There’s a faultline running through Labour. Can it ever be healed?

Whatever happens next Thursday, an act of reconciliation will be necessary. Not between the winning and losing parties, but within one of them – bridging a divide that separates their supporters, both former and current, from each other. This gulf is not so much ideological as it is cultural or even tribal. The divide I have in mind is among the millions of people who either used to, or still do, identify themselves with Labour.

When all politicians are seen as liars, it’s Boris Johnson’s big lie that cuts through

A moment from the 2016 campaign came back to me this week. Not the EU referendum, though that decision hovers over every aspect of this election, but rather the US presidential contest that same year. I was in Cleveland, Ohio, speaking to a proud member of Bikers4Trump, all in leather save for the stars and stripes bandana. What exactly was it about Donald Trump that appealed? “He’s honest,” came the reply.

Zero chance of a Labour majority? Maybe. But Corbyn doesn’t need one

I have never trusted opinion polls less than I do now. Part of that is bitter experience, after polls proved their fallibility in 2015, 2016 and 2017. Part of it is a more specific lesson taught by the US presidential election three years ago, when Hillary Clinton learned to her cost that a hefty national poll lead means nothing in a contest that is settled one state at a time. This logic applies in spades to a UK election, which is not won nationally but seat by seat by seat.

If Trump survives impeachment, it’s clear who he’ll have to thank

Donald Trump has spat out so many insults and broken so many taboos that it’s hard for any single remark to linger long in the memory. Nevertheless one line from his 2016 election campaign has endured, partly because it was a jaw-dropper and partly because it offered an early glimpse of what would later be revealed as a deep truth about both his candidacy and his presidency – and even our current world.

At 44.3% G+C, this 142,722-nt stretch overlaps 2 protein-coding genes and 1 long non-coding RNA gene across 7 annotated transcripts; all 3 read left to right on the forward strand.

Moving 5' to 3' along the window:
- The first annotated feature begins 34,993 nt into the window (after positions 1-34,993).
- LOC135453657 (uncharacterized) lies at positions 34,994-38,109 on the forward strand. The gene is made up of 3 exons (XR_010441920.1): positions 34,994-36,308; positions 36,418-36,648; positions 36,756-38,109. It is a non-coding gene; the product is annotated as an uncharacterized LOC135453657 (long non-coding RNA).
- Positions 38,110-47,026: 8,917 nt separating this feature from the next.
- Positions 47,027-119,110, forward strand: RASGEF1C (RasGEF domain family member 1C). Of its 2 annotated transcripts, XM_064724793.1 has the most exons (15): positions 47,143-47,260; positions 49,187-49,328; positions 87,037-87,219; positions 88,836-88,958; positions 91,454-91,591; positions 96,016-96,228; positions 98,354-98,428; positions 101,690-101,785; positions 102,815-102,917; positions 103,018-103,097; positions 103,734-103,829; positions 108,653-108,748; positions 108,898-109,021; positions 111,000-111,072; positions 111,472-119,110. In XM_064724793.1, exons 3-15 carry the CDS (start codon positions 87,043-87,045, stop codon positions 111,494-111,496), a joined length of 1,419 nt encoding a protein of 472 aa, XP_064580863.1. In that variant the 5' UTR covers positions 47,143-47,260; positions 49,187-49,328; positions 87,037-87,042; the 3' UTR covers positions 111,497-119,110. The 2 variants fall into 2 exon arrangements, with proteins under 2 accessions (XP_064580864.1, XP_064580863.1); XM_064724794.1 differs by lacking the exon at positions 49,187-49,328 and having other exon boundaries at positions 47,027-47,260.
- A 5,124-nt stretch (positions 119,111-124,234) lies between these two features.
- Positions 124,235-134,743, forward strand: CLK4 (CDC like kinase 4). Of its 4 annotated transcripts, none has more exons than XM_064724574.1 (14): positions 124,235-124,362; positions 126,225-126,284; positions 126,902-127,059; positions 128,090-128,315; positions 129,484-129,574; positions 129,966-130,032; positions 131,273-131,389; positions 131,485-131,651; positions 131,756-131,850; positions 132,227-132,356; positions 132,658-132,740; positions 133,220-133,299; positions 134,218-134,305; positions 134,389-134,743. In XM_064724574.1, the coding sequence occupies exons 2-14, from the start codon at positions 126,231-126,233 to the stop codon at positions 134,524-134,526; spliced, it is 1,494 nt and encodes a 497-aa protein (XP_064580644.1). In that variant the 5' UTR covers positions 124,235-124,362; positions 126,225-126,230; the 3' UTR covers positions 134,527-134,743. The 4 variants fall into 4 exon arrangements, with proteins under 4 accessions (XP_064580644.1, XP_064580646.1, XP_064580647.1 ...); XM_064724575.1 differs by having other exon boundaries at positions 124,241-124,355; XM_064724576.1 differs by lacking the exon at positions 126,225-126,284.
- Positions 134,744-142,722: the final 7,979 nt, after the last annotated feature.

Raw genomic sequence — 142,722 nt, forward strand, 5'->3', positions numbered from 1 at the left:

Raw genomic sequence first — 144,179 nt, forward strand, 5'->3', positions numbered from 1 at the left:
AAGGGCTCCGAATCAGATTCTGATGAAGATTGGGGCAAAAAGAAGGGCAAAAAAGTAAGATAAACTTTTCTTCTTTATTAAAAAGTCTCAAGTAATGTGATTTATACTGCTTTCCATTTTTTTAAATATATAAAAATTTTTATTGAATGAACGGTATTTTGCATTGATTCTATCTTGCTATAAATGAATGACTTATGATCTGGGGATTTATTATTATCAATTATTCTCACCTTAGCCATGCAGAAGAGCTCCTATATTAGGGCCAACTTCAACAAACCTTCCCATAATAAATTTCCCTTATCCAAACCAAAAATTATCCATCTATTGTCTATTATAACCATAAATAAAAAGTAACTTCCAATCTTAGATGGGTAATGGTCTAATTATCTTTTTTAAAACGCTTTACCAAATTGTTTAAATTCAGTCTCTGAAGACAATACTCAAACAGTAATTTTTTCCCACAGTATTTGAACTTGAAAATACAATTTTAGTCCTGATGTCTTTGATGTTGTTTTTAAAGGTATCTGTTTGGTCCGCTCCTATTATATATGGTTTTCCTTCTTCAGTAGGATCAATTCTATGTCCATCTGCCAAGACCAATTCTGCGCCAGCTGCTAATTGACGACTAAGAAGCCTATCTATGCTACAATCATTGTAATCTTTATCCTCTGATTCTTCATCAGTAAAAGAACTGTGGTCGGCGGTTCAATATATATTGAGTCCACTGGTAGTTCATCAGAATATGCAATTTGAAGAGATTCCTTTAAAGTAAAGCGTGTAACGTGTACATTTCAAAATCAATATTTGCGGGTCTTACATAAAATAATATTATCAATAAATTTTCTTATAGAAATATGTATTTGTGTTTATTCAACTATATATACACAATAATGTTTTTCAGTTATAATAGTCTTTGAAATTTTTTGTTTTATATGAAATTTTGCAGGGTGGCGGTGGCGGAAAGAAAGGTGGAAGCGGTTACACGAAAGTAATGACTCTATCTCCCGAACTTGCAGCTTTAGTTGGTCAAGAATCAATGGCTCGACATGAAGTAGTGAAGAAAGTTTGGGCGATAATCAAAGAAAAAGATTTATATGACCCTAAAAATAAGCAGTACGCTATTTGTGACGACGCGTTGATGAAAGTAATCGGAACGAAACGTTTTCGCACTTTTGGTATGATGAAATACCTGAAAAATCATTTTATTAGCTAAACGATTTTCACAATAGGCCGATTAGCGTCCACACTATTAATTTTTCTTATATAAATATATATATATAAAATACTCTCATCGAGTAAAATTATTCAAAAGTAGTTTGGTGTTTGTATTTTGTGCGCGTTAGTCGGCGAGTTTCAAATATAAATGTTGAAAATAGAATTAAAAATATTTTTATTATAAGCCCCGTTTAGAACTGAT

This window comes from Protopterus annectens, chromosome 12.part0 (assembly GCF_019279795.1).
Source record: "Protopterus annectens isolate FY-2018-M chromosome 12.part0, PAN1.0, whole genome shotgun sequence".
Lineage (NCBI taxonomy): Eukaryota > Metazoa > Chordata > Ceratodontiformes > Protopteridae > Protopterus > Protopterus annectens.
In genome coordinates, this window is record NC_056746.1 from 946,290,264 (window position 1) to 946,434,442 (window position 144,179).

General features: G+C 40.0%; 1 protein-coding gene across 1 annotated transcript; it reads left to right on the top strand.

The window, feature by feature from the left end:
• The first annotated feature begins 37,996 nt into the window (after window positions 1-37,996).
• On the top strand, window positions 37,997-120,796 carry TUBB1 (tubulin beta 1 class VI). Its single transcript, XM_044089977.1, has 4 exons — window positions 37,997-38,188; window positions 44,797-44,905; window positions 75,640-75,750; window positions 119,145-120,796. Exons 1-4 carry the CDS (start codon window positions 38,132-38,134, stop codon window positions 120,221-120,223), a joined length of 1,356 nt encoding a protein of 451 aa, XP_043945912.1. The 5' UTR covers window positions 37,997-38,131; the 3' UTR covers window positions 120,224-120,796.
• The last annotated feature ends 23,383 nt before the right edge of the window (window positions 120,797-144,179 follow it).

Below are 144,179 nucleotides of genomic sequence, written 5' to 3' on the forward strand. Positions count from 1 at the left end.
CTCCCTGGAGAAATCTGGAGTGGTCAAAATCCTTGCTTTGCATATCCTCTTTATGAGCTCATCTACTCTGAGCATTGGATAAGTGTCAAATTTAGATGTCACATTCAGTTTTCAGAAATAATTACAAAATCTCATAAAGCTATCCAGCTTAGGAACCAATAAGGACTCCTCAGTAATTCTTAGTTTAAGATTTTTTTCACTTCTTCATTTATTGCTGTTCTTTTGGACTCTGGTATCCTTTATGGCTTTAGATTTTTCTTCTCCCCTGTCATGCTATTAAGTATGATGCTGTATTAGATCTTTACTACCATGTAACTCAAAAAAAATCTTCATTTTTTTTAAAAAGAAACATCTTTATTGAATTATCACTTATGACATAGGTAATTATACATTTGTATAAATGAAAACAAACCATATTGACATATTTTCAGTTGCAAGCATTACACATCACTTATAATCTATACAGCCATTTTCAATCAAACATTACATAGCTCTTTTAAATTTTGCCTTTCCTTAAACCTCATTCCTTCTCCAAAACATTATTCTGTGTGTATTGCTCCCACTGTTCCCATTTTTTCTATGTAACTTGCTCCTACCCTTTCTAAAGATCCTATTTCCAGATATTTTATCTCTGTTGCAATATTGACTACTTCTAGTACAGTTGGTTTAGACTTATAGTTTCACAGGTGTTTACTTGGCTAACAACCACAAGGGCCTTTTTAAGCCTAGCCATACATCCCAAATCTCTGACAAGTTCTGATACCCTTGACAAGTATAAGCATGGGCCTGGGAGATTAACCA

If Trump survives impeachment, it’s clear who he’ll have to thank

Donald Trump has spat out so many insults and broken so many taboos that it’s hard for any single remark to linger long in the memory. Nevertheless one line from his 2016 election campaign has endured, partly because it was a jaw-dropper and partly because it offered an early glimpse of what would later be revealed as a deep truth about both his candidacy and his presidency – and even our current world.

Many Jews want Boris Johnson out. But how can we vote for Jeremy Corbyn?

For most progressive-minded, remain-leaning folk, is it even a dilemma? I’m not sure. To them the logic must seem simple and straightforward: they want to eject a cruel and useless government and stop Brexit, and that means denying Boris Johnson a majority and replacing him with Jeremy Corbyn, who will end austerity and hold a second referendum. Job done.

A disgrace? Not at all: we’ll miss this House of Commons

Say it like a catechism, every morning, every evening and twice before meals: no one knows what will happen, no one knows what will happen, no one knows what will happen. This is as unpredictable an election as there’s ever been, with voter volatility at record highs and party allegiance at record lows. No one knows how the divisions within the competing tribes of leave and remain will play out: will Nigel Farage hive off pro-Brexit voters from the Tories and so boost Labour, or could it be the other way around? As the late screenwriter William Goldman so famously said of Hollywood: “Nobody knows anything.”